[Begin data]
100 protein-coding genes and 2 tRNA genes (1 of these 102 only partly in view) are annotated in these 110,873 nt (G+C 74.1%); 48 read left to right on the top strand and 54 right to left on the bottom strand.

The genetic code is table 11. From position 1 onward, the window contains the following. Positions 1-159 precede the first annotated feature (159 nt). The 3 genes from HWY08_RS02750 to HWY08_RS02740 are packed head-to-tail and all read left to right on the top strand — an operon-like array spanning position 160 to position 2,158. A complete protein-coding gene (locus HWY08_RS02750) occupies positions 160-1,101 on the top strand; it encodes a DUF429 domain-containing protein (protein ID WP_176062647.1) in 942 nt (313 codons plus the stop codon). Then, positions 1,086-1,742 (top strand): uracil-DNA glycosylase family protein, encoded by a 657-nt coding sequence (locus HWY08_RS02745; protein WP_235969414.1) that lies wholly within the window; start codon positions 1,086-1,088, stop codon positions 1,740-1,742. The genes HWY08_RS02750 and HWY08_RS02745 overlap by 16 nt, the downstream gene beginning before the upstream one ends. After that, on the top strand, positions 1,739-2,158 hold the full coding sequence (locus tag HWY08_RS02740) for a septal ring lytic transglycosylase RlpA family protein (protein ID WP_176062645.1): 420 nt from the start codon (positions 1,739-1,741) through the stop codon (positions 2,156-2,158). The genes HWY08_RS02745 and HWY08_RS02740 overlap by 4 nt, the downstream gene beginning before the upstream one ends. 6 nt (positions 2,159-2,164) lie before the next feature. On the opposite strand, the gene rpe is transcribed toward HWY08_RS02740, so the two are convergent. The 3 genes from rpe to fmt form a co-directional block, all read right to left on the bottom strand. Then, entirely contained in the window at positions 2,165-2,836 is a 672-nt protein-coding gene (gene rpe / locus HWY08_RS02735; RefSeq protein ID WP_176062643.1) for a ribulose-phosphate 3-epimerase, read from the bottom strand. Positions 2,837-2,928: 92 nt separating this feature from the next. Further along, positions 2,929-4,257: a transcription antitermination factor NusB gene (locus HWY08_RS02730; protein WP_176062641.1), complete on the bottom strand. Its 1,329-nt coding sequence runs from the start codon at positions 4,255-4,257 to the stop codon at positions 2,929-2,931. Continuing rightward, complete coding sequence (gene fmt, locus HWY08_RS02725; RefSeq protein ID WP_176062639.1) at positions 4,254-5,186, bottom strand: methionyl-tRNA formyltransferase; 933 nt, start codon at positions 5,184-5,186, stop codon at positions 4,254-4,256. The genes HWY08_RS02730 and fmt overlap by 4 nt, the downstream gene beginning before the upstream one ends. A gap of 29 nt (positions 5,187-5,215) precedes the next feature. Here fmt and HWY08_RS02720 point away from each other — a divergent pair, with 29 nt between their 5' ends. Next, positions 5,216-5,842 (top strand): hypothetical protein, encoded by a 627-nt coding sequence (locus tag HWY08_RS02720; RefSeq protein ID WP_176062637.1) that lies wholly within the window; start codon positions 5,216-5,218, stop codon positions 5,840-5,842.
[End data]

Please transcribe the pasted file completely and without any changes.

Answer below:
100 protein-coding genes and 2 tRNA genes (1 of these 102 only partly in view) are annotated in these 110,873 nt (G+C 74.1%); 48 read left to right on the top strand and 54 right to left on the bottom strand.

The genetic code is table 11. From position 1 onward, the window contains the following. Positions 1-159 precede the first annotated feature (159 nt). The 3 genes from HWY08_RS02750 to HWY08_RS02740 are packed head-to-tail and all read left to right on the top strand — an operon-like array spanning position 160 to position 2,158. A complete protein-coding gene (locus HWY08_RS02750) occupies positions 160-1,101 on the top strand; it encodes a DUF429 domain-containing protein (protein ID WP_176062647.1) in 942 nt (313 codons plus the stop codon). Then, positions 1,086-1,742 (top strand): uracil-DNA glycosylase family protein, encoded by a 657-nt coding sequence (locus HWY08_RS02745; protein WP_235969414.1) that lies wholly within the window; start codon positions 1,086-1,088, stop codon positions 1,740-1,742. The genes HWY08_RS02750 and HWY08_RS02745 overlap by 16 nt, the downstream gene beginning before the upstream one ends. After that, on the top strand, positions 1,739-2,158 hold the full coding sequence (locus tag HWY08_RS02740) for a septal ring lytic transglycosylase RlpA family protein (protein ID WP_176062645.1): 420 nt from the start codon (positions 1,739-1,741) through the stop codon (positions 2,156-2,158). The genes HWY08_RS02745 and HWY08_RS02740 overlap by 4 nt, the downstream gene beginning before the upstream one ends. 6 nt (positions 2,159-2,164) lie before the next feature. On the opposite strand, the gene rpe is transcribed toward HWY08_RS02740, so the two are convergent. The 3 genes from rpe to fmt form a co-directional block, all read right to left on the bottom strand. Then, entirely contained in the window at positions 2,165-2,836 is a 672-nt protein-coding gene (gene rpe / locus HWY08_RS02735; RefSeq protein ID WP_176062643.1) for a ribulose-phosphate 3-epimerase, read from the bottom strand. Positions 2,837-2,928: 92 nt separating this feature from the next. Further along, positions 2,929-4,257: a transcription antitermination factor NusB gene (locus HWY08_RS02730; protein WP_176062641.1), complete on the bottom strand. Its 1,329-nt coding sequence runs from the start codon at positions 4,255-4,257 to the stop codon at positions 2,929-2,931. Continuing rightward, complete coding sequence (gene fmt, locus HWY08_RS02725; RefSeq protein ID WP_176062639.1) at positions 4,254-5,186, bottom strand: methionyl-tRNA formyltransferase; 933 nt, start codon at positions 5,184-5,186, stop codon at positions 4,254-4,256. The genes HWY08_RS02730 and fmt overlap by 4 nt, the downstream gene beginning before the upstream one ends. A gap of 29 nt (positions 5,187-5,215) precedes the next feature. Here fmt and HWY08_RS02720 point away from each other — a divergent pair, with 29 nt between their 5' ends. Next, positions 5,216-5,842 (top strand): hypothetical protein, encoded by a 627-nt coding sequence (locus tag HWY08_RS02720; RefSeq protein ID WP_176062637.1) that lies wholly within the window; start codon positions 5,216-5,218, stop codon positions 5,840-5,842.